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Sticky Gas Pedals Are Rare, But Simple To Deal With

With all the attention being paid to Toyota’s accelerator problems, some drivers may be wondering what’s the best strategy to deal with a car that suddenly goes into ‘runaway mode.’

Car experts say the chances of that actually happening are very small. But there is a right way, and a wrong way, to bring a car with a stuck throttle under control, as David Pitman reports.


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The potential for a car to experience accelerator problems isn’t limited to Toyota, according to Bill Visnic.  He’s the Senior Editor at the automotive news website Edmunds Auto Observer.  

“Most cars and just about every brand, they operate the engine in effectively the same way, with electronically controlled throttles.”

Visnic says electronic throttles are so reliable he doesn’t even think about the possibility that his car might take off without any input from him.  But he says drivers who find themselves in that situation should try two things…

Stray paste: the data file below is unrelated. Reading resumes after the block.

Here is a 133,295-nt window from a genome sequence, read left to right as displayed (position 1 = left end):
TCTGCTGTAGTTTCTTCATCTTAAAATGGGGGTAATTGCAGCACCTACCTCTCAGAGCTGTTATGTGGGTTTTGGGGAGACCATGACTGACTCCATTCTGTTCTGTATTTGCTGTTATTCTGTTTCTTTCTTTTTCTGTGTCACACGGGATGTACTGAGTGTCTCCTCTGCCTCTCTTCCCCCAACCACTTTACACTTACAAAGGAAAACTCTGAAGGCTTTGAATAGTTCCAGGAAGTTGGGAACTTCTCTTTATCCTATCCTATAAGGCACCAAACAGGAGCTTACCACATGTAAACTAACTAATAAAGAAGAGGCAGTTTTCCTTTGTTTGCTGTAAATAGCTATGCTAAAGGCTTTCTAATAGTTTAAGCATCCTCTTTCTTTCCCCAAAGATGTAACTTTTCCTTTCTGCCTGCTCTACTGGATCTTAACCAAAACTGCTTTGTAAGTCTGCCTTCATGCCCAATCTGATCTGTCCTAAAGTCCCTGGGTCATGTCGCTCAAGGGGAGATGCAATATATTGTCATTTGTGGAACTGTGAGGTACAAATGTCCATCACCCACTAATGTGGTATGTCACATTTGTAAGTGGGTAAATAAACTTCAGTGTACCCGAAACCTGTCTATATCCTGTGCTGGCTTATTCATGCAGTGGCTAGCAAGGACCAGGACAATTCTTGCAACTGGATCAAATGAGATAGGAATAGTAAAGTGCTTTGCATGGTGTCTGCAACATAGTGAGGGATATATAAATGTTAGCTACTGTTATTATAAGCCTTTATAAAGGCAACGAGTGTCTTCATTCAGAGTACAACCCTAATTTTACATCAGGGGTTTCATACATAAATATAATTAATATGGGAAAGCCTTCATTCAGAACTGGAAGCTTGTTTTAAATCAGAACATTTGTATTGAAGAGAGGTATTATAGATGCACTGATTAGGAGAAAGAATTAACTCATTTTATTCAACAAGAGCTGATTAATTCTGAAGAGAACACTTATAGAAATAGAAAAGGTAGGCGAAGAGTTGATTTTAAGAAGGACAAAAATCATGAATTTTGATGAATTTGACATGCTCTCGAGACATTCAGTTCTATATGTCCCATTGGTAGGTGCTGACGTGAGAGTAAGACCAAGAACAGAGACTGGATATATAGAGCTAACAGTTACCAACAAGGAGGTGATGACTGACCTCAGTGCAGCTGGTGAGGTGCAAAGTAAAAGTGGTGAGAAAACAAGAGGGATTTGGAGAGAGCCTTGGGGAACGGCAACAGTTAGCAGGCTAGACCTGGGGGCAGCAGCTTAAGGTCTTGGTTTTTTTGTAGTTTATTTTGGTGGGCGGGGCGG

First, stand on the brakes as hard as you can…

“The brakes should always be able to stop you against any racing engine, whether it’s full throttle or part throttle or anywhere in between.  The brakes are designed to have vastly more power than your engine does.”

Visnic says if that doesn’t do the trick, then shift the transmission into neutral.

“The engine may still be racing, but it is not driving the car anymore because you’ve disconnected the engine from the wheels.”

Visnic says drivers of runaway cars should never turn the ignition all the way to the “off” position.  Not only does that take away power assist for steering and brakes, it also tends to lock the steering wheel in place.  Visnic adds that drivers whose cars show symptoms of unintended acceleration should not try to drive them until they’re fixed.